You might know Russell Banks from his books that were made into movies—“Affliction” (1989) and “The Sweet Hereafter” (1991)—or you might be familiar with his award-winning novel “Continental Drift” (1985). I’d like to introduce you to the new Banks I’ve just discovered, the short story writer. “A Permanent Member of the Family,” the title story of his 2013 collection, reminds me how satisfying a small piece of writing can be in the hands of a pro like Banks.
This second entry packs a wallop in just 15 pages. The unnamed narrator is a literature professor at a small New Hampshire college who reminisces about the year he separated from his wife and daughters and moved to an abandoned house a half-mile away. It was the early ‘70s and the couple chose to practice joint custody, “a Solomonic solution to the rending of family fabric.”
The ex-couple elaborately planned for weekday, weekend and vacation supervision of the girls but tried to keep it simple with the two pets. He would get Scooter, a big Maine coon cat he had fed each morning when it returned from a night of prowling “looking like a boxer who needed a good cut man.” His wife and girls would keep little Sarge, their elderly, arthritic part-poodle, surprisingly a female with that name.
So Sarge followed the girls to their dad’s house every visit, and days later when they went back home the dog would not leave with them. “Her preference was clear, although her reasons were not.” She refused to be leashed “and went limp like an antiwar demonstrator arrested for trespass” and would not stand or walk. The wife, smelling inequality, called immediately each time and screamed for him to “bring the dog home,” but Sarge knew her mind. Banks’ subtle writing about the dissolution of this family is deeply affecting.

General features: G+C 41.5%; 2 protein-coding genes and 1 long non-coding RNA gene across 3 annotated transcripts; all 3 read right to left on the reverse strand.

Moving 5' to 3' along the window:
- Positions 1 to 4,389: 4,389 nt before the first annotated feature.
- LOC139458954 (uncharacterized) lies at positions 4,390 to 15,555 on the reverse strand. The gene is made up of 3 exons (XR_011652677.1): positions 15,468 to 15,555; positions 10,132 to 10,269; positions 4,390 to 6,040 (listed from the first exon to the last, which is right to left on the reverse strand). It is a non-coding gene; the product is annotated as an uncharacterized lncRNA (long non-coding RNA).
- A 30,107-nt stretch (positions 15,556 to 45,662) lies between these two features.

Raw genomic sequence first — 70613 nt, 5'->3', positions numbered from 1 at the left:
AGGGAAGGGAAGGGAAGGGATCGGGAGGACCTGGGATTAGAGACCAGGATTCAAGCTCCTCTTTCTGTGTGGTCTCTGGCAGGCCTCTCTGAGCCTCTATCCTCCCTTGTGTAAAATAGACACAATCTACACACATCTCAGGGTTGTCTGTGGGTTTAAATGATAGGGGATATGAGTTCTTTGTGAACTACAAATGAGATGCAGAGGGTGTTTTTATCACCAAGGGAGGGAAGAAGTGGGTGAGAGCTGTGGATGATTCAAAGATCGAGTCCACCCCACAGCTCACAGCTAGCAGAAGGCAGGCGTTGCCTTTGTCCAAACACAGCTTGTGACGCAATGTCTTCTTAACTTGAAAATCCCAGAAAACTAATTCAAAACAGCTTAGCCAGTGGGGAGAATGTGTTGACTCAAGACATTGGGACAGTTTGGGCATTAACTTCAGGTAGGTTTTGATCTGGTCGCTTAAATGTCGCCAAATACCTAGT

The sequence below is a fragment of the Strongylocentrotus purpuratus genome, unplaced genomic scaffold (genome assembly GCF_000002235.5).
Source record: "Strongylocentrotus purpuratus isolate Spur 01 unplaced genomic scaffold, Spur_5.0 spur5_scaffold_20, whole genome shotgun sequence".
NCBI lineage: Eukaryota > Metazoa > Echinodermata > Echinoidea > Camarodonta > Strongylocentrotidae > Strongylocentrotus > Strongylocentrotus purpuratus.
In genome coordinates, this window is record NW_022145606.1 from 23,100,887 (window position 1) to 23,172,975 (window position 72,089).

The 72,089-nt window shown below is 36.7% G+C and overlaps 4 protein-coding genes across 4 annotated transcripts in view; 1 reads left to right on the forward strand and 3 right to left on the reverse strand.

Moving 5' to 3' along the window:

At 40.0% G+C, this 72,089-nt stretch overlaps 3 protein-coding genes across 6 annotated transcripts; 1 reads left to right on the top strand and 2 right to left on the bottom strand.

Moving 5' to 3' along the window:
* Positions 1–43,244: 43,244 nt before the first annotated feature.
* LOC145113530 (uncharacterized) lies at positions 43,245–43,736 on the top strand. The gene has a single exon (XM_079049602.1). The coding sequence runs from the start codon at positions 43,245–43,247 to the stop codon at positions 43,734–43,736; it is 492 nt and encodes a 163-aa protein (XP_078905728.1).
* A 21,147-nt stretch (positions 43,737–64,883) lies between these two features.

Many of the characters populating the stories live hardscrabble lives in upstate New York or Florida. As in the title story, many characters are in times of transition. In “Snowbirds” Isabel had finally convinced her husband to winter in Florida, when during a tennis lesson, he “dropped to his knees as if he’d won the final at Wimbledon and died of a heart attack.” In “Outer Banks,” a newly retired couple, traveling south in a RV, look for an appropriate place to bury their beloved dog that just died.
Others stories show people at a vulnerable moment. Harold in “Christmas Party” is invited to celebrate the season at the home of his ex-wife and her new husband, Harold’s former best friend. “Help us decorate the tree! Bring an ornament!” the invitation enthuses. In “Lost and Found,” at a convention of fellow plumbing professionals, “most of them middle-aged and older men with wives at home,” Stanley runs into Ellen, a Marriott events coordinator with whom he had a fleeting affair years earlier and now harbors unsettled feelings.
The stories are not consistently strong, but so many are beauties that I can recommend this collection with confidence.